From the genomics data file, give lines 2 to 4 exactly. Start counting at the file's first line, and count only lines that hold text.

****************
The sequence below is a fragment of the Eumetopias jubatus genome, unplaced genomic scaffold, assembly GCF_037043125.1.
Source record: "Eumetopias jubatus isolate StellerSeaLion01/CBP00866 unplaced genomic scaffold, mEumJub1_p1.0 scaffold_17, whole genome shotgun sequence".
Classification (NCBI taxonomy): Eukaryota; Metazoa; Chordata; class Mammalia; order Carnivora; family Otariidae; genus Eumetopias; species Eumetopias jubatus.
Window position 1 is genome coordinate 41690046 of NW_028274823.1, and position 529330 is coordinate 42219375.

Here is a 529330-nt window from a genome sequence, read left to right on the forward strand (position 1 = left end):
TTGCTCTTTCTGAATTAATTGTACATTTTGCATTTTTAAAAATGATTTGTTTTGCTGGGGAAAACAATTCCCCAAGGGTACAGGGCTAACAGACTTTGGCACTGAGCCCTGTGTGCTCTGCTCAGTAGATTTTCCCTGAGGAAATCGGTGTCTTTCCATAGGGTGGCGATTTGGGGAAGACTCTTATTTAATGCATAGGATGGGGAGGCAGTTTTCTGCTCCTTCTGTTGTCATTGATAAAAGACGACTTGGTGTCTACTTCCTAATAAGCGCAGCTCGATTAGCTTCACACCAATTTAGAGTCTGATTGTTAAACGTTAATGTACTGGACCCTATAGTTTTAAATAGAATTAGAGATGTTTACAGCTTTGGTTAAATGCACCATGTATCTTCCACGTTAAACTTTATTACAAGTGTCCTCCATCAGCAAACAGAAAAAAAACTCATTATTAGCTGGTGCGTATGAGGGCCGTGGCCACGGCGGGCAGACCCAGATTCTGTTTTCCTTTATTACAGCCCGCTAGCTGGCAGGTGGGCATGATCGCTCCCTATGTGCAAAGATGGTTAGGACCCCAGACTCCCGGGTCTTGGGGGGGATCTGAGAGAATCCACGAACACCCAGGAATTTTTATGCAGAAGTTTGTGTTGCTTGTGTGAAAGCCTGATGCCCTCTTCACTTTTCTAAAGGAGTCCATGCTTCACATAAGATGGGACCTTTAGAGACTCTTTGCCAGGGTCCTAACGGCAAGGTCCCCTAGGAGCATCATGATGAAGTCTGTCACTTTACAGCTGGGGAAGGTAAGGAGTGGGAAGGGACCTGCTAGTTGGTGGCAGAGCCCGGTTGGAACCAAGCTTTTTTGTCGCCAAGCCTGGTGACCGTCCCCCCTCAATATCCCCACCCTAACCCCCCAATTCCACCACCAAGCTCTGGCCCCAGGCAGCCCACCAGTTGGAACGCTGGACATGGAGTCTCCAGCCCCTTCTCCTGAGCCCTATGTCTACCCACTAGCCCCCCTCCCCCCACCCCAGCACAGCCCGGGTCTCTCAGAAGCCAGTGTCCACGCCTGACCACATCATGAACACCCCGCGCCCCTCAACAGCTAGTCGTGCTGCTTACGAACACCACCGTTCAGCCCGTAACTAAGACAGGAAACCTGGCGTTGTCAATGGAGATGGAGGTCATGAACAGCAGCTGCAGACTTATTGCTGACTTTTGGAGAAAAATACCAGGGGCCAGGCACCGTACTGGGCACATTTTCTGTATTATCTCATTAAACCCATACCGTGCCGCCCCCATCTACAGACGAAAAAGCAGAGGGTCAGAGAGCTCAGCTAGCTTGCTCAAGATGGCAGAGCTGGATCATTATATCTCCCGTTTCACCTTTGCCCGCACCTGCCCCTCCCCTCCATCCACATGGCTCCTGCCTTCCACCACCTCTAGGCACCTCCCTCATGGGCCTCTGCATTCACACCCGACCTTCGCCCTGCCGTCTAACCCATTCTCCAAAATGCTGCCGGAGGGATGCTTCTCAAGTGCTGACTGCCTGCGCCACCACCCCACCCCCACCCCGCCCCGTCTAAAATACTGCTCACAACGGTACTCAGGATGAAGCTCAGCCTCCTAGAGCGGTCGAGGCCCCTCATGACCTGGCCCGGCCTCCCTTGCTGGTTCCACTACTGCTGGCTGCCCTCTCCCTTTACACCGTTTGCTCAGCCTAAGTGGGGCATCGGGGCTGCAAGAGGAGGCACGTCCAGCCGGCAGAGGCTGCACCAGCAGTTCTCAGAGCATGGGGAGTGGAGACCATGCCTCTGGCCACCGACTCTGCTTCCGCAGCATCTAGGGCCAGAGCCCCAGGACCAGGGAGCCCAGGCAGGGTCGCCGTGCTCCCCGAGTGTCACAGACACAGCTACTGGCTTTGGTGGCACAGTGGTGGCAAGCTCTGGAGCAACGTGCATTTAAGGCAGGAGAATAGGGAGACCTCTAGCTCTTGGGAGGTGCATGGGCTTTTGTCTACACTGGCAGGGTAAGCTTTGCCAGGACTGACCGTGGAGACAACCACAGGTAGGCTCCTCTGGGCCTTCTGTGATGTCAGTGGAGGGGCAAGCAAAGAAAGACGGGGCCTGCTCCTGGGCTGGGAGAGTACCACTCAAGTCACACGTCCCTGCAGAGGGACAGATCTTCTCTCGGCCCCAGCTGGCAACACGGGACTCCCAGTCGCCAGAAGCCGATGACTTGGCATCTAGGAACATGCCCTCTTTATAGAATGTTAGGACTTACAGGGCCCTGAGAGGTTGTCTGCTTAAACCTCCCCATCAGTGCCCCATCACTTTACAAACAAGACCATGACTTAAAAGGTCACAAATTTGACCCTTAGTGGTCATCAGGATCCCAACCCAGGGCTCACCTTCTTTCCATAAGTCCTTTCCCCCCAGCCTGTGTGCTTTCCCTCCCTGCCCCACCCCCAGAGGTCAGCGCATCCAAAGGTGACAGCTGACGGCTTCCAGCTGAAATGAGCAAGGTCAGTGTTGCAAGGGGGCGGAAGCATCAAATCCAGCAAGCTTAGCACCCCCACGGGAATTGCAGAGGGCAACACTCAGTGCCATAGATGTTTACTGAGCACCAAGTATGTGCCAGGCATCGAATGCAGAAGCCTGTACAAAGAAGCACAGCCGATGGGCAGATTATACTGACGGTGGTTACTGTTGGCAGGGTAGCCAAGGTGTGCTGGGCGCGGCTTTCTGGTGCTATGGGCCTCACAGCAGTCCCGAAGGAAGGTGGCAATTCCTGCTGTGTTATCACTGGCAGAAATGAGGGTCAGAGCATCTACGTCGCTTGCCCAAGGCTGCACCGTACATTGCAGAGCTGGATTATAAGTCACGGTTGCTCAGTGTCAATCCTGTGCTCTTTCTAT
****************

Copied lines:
Source record: "Eumetopias jubatus isolate StellerSeaLion01/CBP00866 unplaced genomic scaffold, mEumJub1_p1.0 scaffold_17, whole genome shotgun sequence".
Classification (NCBI taxonomy): Eukaryota; Metazoa; Chordata; class Mammalia; order Carnivora; family Otariidae; genus Eumetopias; species Eumetopias jubatus.
Window position 1 is genome coordinate 41690046 of NW_028274823.1, and position 529330 is coordinate 42219375.